Corvus Energy To Supply Battery Packs For Fjord1 Electric Ferries

FEB 7 2019 BY MARK KANE 6

Norwegian ferry operators are also switching to electricity

Corvus Energy, based in Richmond, British Columbia, grows on market leader in energy storage systems for maritime applications. According to the Canadian company, it provided more battery packs to electric ferries than all other providers of energy storage systems combined.

Just recently Corvus Energy was selected by Norwegian Electric Systems to supply energy storage systems for five new all-electric ferries being built by Havyard for Norwegian ferry operator Fjord1.

The total number of battery systems ordered from Corvus Energy is now over 40. We guess that usually each of those packs is from hundreds to several MWh of capacity depending whether it’s a hybrid or all-electric.

The Fjord1 ordered electric versions of Havyard 932 ferries – 67 meters in length and space for 50 cars. Batteries will be delivered this year, while the ferries will be fully operational by January 1, 2020.

“These five latest all-electric ferries are of Havyard 932 design and will be built in Havyard Shipyard in Leirvik, Sogn. Each ferry is 67 meters in length, holds 50 cars and will be equipped with air-cooled Corvus Orca Energy ESS that will supply electrical power to the ferry’s NES all-electric power and propulsion system. The Corvus equipment is scheduled for delivery in 2019 and all five ferries will be fully operational on four additional routes in Norway by January 1, 2020.”

More from the press release:

““Fjord1 continues to forge a very progressive path towards environmentally sustainable operations with these additional all-electric ferries,” says Stein Ruben Larsen, Senior Vice President Sales at NES, a total system integrator of electric systems for the global marine market. With respect to their ESS selection, he remarks, “The proven reliability, safety and performance of the Corvus ESS was important in awarding this contract to Corvus Energy.”

“Corvus Energy is honoured to once again be selected by NES to provide Energy Storage Systems for Fjord1 ferries,” says Roger Rosvold, Vice President Sales at Corvus Energy. “NES are skilled and experienced electrical system integrators, and our close partnership with them in designing and delivering these innovative solutions is key to accelerating the adoption of energy storage systems.”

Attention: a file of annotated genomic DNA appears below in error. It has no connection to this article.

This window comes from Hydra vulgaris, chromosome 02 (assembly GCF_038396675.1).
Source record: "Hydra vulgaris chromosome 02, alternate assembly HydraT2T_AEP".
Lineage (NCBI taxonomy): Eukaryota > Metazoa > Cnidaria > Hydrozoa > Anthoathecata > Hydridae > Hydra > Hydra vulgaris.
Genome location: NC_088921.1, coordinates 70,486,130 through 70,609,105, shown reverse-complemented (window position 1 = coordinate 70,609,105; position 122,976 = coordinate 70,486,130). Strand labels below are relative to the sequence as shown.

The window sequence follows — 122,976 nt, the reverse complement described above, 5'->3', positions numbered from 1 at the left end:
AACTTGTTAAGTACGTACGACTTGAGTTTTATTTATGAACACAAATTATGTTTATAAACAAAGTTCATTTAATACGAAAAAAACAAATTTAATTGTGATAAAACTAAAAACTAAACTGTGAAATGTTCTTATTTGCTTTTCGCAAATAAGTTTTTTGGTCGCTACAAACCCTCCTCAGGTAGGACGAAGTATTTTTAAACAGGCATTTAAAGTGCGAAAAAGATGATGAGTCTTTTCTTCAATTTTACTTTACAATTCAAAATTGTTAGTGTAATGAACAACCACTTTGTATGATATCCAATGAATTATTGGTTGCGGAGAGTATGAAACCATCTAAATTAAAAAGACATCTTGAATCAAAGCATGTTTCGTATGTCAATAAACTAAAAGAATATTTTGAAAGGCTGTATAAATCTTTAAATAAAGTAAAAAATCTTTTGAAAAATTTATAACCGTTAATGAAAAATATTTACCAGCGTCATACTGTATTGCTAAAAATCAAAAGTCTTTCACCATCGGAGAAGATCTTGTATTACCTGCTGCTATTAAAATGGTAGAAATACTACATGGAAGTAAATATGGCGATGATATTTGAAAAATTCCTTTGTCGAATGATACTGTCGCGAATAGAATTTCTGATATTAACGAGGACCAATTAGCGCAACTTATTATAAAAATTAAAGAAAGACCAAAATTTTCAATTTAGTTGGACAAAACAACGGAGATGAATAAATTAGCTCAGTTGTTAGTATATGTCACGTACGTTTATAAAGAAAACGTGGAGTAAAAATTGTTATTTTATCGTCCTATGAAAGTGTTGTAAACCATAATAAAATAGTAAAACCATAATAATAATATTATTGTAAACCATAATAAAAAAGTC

The leading manufacturer of energy storage systems for maritime applications, Corvus Energy provides battery power to more ferries than all other providers of energy storage systems combined. Beginning with the first zero-emission ferry, Ampere, Corvus Energy’s ESSs have now been selected for over 40 similar short distance hybrid and all-electric ferries globally.

Fjord1’s fleet modernization is impressive—the result of winning a number of tender competitions where low- or zero-emissions were specified by Norwegian authorities in an effort to reduce emissions from the ferry fleet. To date, Corvus Energy has supplied ESSs on eight Fjord1 electric ferries operating on four Norwegian coastal routes.

“It is a pleasure to work with the technical team at NES. They are highly experienced in integrating batteries into electric power and propulsion systems and we easily get all the information we  need to calculate the energy storage capacity correctly,” says Tommy Sletten, Team Leader Technical Sales Support at Corvus Energy.”

Source: Corvus Energy via Green Car Congress

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6 Comments on "Corvus Energy To Supply Battery Packs For Fjord1 Electric Ferries"

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Part of the VW settlement in Washington State will go to start electrifying our ferry fleet.
It would be great if we could buy the equipment from just next door.

Congrats Norway!!!

That is just the start. Corvus Energy are building a factory in Bergen in Norway for this and future deliveries.
There is a potentially huge market for fishing boats as well, according to Corvus and a competior.

It would be great if BC ferries would use battery systems from Surrey on the inland and short legged ferry routes on the coast.
So far, the best they can do, is look at LNG conversions😞

BC ferries is working on replacing their fleet. These two will be E-ready.

https://safety4sea.com/bc-ferries-to-acquire-two-hybrid-electric-minor-vessels/

Great news for Norway (and also Washington State Ferries, who are starting to electrify). Shame on British Columbia! We’re still building diesel ferries for short inland routes such as Kootenay Lake, Upper Arrow Lake, etc. All the while politicians of all stripes are falling over themselves to brand us “leaders”. Leaders in what? Ignoring climate change and technological solutions in our own backyard?